Blackening is an absolutely perfect way to begin developing a skill set for fish cookery. It is quick, easy, foolproof, versatile, and incredibly delicious. For those who are a little squeamish about fish, it is heavily spiced and the texture is often more similar to chicken or pork than to most other fish preparations. It uses a boneless, skinless fish fillet, which is easy to work with and easy to eat. Other than the amount of smoke that it produces, there is nothing intimidating about this technique.
At its core, this technique only needs four things; a piece of fish, a blackening spice, butter, and a white-hot surface. Let’s start with these basics and then expand up them as we go.
Heat your cooking surface. I prefer well-seasoned cast iron for blackening. It can be heated to blistering temperatures, the fish never sticks to it, and you can use aggressive techniques to clean it up after. This is something you will appreciate if you burn any bits of fish to the bottom of the pan. Cast iron stands up well to cooking over a wood, charcoal, or gas fire. This matters, since I highly recommend you use this technique outdoors. Blackening creates a great deal of smoke, so if you can’t be outside, make sure you turn on whatever kitchen fan you have or open some windows. If you don’t have a cast iron pan or griddle, use the thickest bottom skillet or Dutch oven that you have. Just make sure it is as hot as possible. You cannot make the pan too hot for blackening.
Prepare your fish. Blackening is traditionally done with firm white fish, but it will work for almost any fish. Here are my favorites: Redfish, White Seabass, Yellowtail snapper, Red snapper, striped bass. At least one of these should be readily available wherever you live. Of course, you can do it with something as simple as tilapia or salmon if you like. It works great with tuna or amberjack as well. Whatever fish you choose, look for fillets that are at least 3/8” thick, but less than 1” at the thickest part. With fish, the tail end is often much thinner than the head end. The more uniform the thickness from end to end, the better. The cooking time will vary depending on the thickness, so if the fillet varies dramatically from head to tail, the tail may be a little over by the time the head cooks through. Of course, if you are cooking this for yourself, that just makes a perfect opportunity to snatch an early bite while you are cooking. The fish should be cool, but not ice cold and definitely not frozen. The temperature is not that critical but it helps if it is cool enough to set the melted butter just a bit so it doesn’t all run off. I usually take my fish out about 15 minutes before I start my grill.
Season the fish. Melt a couple of tablespoons of butter per fish fillet. Make sure your fish is clean and dry. Spoon enough butter onto each fillet to coat the whole surface. Then shake on a healthy coating of blackening spice. You can make this yourself, recipe follows, but you can’t do a whole lot better that Paul Prudhomme’s Blackened Redfish Magic. I use it most of the time and it is perfect. Don’t be shy with the spice. Think of it like a dry rub on a pork butt. It needs to be enough to form a nice crust. If you go too crazy, you might end up too salty, but otherwise, there is no penalty for getting too liberal with the spice. At this point, you only need to butter and spice the top half. When you put it on the grill, you’ll put it spice side down, leaving the bare side exposed. At that point, you can butter and spice that side.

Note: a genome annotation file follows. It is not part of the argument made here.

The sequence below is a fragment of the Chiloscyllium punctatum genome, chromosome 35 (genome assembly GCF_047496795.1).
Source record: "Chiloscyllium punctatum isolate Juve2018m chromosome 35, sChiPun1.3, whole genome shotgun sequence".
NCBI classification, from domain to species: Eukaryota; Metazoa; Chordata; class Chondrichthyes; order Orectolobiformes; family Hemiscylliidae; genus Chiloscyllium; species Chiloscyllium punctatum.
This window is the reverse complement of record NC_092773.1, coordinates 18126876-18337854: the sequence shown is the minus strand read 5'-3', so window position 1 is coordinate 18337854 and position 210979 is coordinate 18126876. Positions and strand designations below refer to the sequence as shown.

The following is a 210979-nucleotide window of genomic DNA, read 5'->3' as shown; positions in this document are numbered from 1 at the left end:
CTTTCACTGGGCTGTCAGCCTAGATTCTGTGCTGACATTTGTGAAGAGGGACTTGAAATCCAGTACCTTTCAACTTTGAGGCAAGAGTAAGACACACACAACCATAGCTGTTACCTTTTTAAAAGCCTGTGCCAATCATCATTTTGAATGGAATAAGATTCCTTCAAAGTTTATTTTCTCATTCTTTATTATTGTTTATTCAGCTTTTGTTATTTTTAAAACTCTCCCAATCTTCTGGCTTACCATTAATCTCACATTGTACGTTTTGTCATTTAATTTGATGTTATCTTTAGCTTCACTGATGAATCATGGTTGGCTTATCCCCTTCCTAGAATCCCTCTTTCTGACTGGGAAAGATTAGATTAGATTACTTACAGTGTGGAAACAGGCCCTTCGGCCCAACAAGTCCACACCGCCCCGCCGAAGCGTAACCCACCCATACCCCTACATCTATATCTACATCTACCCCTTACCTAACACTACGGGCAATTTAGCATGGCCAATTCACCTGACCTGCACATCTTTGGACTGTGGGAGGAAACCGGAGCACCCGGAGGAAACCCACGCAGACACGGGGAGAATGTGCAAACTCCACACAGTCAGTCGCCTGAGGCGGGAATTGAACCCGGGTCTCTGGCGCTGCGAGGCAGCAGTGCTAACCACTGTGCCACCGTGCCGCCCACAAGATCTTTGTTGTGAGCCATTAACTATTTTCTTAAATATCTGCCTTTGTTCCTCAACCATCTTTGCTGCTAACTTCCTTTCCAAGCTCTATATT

Cook the fish. When your pan is as hot as you can get it, drop the buttered and spiced fish fillet onto the surface. Press it down to make sure all of the fish is touching the pan. Thin fish will take as little as 1 minute per side. Thicker fish can take up to 5 minutes per side. Since fish cooking times vary a lot depending on size and species, it is important to learn to judge the doneness by eye instead of relying on the clock. For blackening, I try to watch the fish along the edges. When it turns from slightly translucent to opaque and white, through about ½ of the thickness, it is time to flip it. For thin fish, you’ll need to quickly put butter on the bare side and shake on the spice before you have to flip it. For thicker fish, wait a little until you are almost ready to flip. Once the fish has been flipped, watch for the rest of the fish to turn white and then look for the fish to start to flake. When it appears done all the way, insert a fork into the thickest part and turn it slightly. It is done when it flakes easily, is white all the way through, and doesn’t release any pinkish tinted liquid. Pull it off when it is slightly undercooked, as it will continue to cook a little. You can always put it back on if it is still under when you cut into it.
These are the basics of blackening. It is that simple. In just a few minutes with just a few items, you can have a deliciously prepared fish fillet. This can be served over your favorite rice or couscous. I like it with saffron rice, Spanish rice, or jasmine rice, or a nice rice pilaf. It goes well with a hearty sweet potato or a side of asparagus or broccoli. If you prefer, you can put it in a fish taco or put it on a bun for a tasty fish sandwich.